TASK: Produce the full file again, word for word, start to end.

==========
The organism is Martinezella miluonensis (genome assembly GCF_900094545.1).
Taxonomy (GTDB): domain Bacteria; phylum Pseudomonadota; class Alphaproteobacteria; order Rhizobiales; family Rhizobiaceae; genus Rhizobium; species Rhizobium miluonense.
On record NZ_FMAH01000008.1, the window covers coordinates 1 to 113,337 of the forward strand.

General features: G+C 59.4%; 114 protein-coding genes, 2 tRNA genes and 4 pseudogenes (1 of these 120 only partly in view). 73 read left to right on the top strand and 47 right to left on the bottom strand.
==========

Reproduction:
The organism is Martinezella miluonensis (genome assembly GCF_900094545.1).
Taxonomy (GTDB): domain Bacteria; phylum Pseudomonadota; class Alphaproteobacteria; order Rhizobiales; family Rhizobiaceae; genus Rhizobium; species Rhizobium miluonense.
On record NZ_FMAH01000008.1, the window covers coordinates 1 to 113,337 of the forward strand.

General features: G+C 59.4%; 114 protein-coding genes, 2 tRNA genes and 4 pseudogenes (1 of these 120 only partly in view). 73 read left to right on the top strand and 47 right to left on the bottom strand.